Turkey needs transparent monitoring, emissions reporting: IETA
Öykü Altuntaş - Doğan News AgencyReliable and transparent monitoring and emissions reporting are “step one” for an emerging carbon market, European Union Policy Director at International Emissions Trading Association Sarah Deblock said as she discussed the country’s road map in energy transition within COP21 objectives.
“You need to set a robust framework and rules that businesses can rely on. Transparent, clear accounts, monitoring and independent verification are needed for developing a carbon market,” Deblock told Doğan News Agency at the third Carbon Summit in Istanbul.
Deblock also stressed the significant effect of instability on businesses.
“If the political environment or political party changes, incentives can change, which is harmful for investments,” she said.
“The cap and trade system, which is neutral, lets the market to design in terms of what technologies to choose and is not political driven,” she said, referring to the principle developed by the EU Emissions Trading System (EU ETS). The cap and trade system sets an overall cap, or maximum amount of emissions per compliance period, for all sources under the program.
‘All sources can be seen, as long as it stays in the cap’
Renewable energy is mostly encouraged by various tools including special tax discounts, fiscal measures, and incentives in EU countries. Turkey, on the other hand, is criticized for its quickly increasing use of coal, according to Deblock.
Accordingly, she urged transitions to renewable energy within COP21 perspectives.
Answering a question about Turkey’s challenging trial with renewable energy and its increasing use of coal, Deblock said the Emissions Trading Association “avoid[s] the discussion of technologies to promote and prescribe [one] over another.”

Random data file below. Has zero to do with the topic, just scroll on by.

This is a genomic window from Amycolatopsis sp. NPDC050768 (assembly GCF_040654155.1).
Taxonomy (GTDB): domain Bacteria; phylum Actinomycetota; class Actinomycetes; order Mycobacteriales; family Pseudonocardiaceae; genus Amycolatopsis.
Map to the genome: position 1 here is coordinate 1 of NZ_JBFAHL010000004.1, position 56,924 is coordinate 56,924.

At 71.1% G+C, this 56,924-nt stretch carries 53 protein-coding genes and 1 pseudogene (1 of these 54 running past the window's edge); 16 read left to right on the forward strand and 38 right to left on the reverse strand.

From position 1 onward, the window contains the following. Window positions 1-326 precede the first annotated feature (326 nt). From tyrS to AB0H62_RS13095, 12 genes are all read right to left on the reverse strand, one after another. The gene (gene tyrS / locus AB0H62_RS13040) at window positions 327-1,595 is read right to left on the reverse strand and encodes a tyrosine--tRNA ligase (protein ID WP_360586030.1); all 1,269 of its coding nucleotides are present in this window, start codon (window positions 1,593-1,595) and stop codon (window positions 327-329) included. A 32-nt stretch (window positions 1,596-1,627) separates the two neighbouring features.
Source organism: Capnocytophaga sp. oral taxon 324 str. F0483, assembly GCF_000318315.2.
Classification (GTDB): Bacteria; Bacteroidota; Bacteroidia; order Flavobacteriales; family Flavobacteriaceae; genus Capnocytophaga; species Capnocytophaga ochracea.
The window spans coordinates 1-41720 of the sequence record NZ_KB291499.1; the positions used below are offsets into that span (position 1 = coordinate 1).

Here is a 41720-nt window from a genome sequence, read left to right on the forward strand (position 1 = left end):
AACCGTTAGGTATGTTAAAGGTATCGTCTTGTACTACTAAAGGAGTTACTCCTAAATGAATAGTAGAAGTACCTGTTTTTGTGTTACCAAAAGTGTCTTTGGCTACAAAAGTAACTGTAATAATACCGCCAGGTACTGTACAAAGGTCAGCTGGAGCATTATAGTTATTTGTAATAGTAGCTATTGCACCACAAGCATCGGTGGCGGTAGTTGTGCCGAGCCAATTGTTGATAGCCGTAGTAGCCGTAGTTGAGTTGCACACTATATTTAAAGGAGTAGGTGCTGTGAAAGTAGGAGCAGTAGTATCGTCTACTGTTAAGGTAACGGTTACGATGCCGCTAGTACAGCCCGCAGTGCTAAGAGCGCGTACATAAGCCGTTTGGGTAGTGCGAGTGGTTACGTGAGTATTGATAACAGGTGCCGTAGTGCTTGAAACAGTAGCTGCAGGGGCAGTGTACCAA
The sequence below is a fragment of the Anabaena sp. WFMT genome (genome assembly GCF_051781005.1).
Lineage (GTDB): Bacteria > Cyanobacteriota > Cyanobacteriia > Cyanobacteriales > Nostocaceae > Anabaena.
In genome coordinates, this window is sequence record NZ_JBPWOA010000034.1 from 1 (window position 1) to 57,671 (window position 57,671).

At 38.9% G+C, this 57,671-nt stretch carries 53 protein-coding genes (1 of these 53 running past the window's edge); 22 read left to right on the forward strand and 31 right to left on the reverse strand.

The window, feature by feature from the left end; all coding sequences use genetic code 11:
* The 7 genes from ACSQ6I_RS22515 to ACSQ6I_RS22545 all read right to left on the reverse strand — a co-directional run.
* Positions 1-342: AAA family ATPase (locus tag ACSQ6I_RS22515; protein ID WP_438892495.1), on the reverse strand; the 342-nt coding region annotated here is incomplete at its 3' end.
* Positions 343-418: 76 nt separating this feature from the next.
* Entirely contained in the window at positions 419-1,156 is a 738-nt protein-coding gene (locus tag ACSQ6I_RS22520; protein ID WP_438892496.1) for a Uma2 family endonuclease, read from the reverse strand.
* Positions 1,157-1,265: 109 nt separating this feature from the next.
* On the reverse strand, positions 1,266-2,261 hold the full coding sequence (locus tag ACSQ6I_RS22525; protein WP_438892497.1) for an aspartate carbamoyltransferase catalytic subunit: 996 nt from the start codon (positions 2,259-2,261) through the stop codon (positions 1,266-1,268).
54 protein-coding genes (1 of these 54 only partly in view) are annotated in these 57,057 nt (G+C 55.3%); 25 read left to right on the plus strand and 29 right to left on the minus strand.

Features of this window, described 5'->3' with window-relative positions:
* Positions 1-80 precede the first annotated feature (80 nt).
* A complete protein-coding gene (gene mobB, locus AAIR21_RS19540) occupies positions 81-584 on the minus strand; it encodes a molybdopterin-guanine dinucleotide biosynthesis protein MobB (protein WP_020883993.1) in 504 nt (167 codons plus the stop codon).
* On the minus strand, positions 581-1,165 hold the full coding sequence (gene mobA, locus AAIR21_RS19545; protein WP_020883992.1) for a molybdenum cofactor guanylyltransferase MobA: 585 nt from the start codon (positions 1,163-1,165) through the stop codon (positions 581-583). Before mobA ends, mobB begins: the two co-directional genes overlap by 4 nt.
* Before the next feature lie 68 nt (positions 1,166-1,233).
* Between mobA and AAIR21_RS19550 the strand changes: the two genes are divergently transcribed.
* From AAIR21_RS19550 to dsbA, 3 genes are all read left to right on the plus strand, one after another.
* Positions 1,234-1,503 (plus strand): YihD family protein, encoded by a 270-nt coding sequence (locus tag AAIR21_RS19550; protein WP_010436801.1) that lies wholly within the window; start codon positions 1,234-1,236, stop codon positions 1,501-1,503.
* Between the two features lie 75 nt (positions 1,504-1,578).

“All sources can be seen as long as it stays in the cap; that is the environmental objective,” she added.
‘Coordination and balance needed if new measures introduced’
Deblock also pointed to the necessity of trust in rules for promoting renewable sources and investments in the country.
“If there is a political choice to invest and promote renewable sources in Turkey, you need trust in the system and framework with rules to rely on. If you start introducing new measures, you need coordination and balance, so you do not penalize the industry. National and political decisions can undermine the EU ETS,” Deblock said.
‘Too early to say’ if Turkey is open to the cap and trade system
According to Deblock, Turkey is an “interesting” case for carbon market measures and the cap and trade system, and it was “too early to say” if Turkish market is open to the system.
“Let’s see where the largest emissions come from. Can we develop transparent and reliable rules for monitoring and reporting of emissions? There is interest in developing a carbon market and Turkey is working with the World Bank within the project called the Partnership for Market Readiness,” she said.
According to the EU ETS rules, the cap should be fixed within the cap and trade mechanism.
However, European countries face problems as “domestic and national measures try to do more,” within the European wide cap allowances, Deblock said, noting that Germany had boosted environmental policies to phase out coal.
“While it is fine in the climate perspective, by reducing greenhouse gas emissions through means other than the EU ETS, you might contribute to the oversupply and undermine the price signal and the incentives of the trading system,” Deblock said.
What is cap and trade?
The EU ETS works on the “cap and trade” principle. A “cap,” or limit, is set on the total amount of certain greenhouse gases that can be emitted by factories, power plants and other installations in the system. The cap is reduced over time so that total emissions fall. Within the cap, companies receive or buy emission allowances which they can trade with one another as needed.
The EU ETS is considered a “cornerstone of the European Union’s policy to combat climate change,” to reduce industrial greenhouse gas emissions cost-effectively.
However, the EU ETS also faces “a challenge in the form of a growing surplus of allowances, largely because of the economic crisis, which has depressed emissions more than anticipated.”